MEMEBERS of the Nigeria’s Monetary Policy Committee, MPC, at their last meeting in July expressed divergent views on the present foreign exchange management policy adopted by the central bank to tackle currency shortage, curb speculations and conserve forex reserves. Members largely seek more flexible approach to forex management to avoid unintended consequences on the economy.
“My primary concern about the central bank’s administrative measures relates to their potential for rapidly degenerating into “cures” that end up being worse for the “patient” (i.e. the domestic economy) than the disease.
“Which is to say that I remain largely unconvinced by arguments insisting that demand management measures being unveiled will not do the economy, and its prospects, more harm than good,” Adedoyin Salami said at the last MPC meeting.
He also warned on the implications of the forex management policy adopted by the central bank on banks non-performing loans portfolios.
“Although motivated by its Exchange Rate stability objective, CBN exchange rate policy, and associated measures aimed at restraining foreign currency demand, will likely also lead to continuing increases in NPL’s. There are significant currency and duration mismatches on Nigerian bank balance sheets, as well as on corporate balances, large and small.”
On His part, Abdul-Ganiyu Garba said unless an allocative mechanism that restores credibility, liquidity and confidence in the foreign exchange management is designed and operationalised, the opportunities for arbitrage and currency depreciation are more likely to persist and so would be the demand and related pressures.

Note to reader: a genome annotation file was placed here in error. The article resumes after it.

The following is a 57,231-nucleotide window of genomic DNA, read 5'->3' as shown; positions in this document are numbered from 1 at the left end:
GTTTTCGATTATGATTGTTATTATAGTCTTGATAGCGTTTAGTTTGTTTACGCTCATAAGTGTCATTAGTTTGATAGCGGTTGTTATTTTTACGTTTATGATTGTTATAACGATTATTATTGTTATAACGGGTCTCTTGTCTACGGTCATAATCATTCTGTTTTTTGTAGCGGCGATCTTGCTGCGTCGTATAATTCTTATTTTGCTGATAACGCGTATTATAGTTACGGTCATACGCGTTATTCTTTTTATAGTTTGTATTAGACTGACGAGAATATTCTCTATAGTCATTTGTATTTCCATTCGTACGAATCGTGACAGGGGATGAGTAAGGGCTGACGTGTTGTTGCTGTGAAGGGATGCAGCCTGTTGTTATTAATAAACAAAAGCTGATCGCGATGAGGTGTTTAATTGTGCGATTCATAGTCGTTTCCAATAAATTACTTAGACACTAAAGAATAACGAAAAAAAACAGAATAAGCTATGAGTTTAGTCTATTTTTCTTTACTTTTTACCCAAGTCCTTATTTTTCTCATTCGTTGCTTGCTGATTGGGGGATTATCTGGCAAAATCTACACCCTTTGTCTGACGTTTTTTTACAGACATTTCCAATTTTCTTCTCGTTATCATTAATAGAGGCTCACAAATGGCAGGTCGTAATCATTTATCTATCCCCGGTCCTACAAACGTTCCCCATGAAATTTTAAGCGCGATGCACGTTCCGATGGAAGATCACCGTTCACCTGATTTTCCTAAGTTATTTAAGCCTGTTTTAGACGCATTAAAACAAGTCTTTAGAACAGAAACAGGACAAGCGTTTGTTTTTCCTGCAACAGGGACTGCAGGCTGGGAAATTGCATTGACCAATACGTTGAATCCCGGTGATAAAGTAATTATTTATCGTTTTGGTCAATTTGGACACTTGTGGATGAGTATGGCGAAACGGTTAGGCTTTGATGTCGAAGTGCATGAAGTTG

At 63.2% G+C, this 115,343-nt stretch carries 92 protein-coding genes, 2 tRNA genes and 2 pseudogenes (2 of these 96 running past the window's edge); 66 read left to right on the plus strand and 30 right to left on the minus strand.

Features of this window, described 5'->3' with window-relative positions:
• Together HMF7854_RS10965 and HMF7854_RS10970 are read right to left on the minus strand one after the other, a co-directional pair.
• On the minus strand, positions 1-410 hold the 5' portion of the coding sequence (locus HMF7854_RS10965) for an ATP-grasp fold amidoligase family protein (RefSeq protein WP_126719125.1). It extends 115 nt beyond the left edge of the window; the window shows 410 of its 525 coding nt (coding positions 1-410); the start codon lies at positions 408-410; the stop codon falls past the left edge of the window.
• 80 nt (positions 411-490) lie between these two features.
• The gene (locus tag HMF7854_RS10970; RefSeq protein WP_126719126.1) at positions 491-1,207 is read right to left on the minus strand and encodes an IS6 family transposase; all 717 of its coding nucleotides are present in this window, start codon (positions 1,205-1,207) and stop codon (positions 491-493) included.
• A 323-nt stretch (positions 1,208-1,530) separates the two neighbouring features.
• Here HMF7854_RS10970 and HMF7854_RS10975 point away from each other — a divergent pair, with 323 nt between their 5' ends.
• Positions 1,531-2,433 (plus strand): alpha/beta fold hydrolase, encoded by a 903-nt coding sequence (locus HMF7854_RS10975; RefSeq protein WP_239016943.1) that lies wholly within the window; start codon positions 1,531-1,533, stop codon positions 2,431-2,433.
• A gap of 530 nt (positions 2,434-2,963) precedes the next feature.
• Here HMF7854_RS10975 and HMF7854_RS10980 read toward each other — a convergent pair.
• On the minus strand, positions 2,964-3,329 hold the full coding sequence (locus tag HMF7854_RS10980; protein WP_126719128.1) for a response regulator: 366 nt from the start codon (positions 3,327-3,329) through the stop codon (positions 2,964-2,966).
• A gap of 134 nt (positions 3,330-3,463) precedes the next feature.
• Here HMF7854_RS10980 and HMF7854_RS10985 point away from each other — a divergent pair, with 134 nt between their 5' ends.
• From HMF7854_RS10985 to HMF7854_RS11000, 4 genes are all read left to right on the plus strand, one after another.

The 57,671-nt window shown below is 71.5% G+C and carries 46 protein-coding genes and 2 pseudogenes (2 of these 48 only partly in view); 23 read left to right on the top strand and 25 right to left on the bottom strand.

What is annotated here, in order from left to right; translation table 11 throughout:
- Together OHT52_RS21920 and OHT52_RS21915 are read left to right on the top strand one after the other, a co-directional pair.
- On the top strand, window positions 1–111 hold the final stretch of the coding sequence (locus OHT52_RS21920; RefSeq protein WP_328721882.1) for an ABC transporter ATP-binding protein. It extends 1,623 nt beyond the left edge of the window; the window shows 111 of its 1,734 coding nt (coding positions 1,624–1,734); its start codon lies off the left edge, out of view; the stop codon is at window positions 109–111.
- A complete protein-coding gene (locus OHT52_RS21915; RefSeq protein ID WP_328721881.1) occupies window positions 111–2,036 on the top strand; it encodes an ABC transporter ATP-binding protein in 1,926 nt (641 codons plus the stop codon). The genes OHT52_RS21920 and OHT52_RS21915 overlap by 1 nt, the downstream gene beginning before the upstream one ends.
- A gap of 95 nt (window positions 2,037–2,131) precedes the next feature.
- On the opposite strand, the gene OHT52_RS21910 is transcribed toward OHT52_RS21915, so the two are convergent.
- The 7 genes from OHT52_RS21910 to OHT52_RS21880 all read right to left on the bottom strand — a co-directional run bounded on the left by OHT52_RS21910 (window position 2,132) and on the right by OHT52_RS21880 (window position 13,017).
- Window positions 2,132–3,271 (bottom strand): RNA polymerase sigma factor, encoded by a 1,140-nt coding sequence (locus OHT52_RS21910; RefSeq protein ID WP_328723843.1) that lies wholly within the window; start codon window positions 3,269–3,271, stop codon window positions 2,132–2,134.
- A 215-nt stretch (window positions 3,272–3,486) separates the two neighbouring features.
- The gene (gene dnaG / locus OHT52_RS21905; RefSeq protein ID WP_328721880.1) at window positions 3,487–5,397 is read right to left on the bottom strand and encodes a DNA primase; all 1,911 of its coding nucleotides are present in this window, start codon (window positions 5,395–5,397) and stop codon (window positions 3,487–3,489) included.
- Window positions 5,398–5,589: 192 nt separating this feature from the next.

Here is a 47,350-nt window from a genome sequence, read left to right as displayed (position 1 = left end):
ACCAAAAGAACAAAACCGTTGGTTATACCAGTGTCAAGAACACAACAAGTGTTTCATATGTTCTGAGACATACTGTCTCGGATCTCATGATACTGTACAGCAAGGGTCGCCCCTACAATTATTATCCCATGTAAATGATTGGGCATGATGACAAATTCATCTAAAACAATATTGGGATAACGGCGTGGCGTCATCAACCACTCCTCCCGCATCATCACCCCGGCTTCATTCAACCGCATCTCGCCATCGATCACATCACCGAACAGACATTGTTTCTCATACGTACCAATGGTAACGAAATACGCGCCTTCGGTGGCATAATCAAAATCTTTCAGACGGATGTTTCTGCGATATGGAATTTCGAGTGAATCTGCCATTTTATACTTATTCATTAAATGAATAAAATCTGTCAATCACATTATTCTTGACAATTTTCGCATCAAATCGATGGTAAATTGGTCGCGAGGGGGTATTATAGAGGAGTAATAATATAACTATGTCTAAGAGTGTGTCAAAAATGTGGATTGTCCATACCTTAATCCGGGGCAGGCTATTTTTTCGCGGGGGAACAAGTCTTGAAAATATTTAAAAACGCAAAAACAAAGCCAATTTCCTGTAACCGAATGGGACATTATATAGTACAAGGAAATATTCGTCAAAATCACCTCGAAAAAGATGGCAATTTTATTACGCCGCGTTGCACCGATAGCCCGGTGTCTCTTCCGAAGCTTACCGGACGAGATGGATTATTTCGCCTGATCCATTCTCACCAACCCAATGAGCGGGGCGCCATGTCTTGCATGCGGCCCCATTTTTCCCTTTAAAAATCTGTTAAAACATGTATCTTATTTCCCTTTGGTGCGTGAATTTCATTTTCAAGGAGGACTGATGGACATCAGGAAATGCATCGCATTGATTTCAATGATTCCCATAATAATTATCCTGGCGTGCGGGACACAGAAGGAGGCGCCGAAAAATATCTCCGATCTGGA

“The idea of funding bureau de change to narrow spreads has not been successful: spread has widened creating opportunities for arbitrage and short positions that self-fulfills depreciation,”
Suleiman Barau said it would not be right to use the exchange rate at the BDC to mirror the real effective exchange rate, this he noted could be misleading as well as heavily penalize industries whose products are critical to the growth of the Gross Domestic Product, GDP.
“I have never supported the shifts from WDAS to RDAS because there is sufficient evidence from credible researches to the effect that forex spreads tend to widen in RDAS regimes than in WDAS regimes because of the restrictions in RDAS and institutional weaknesses.”

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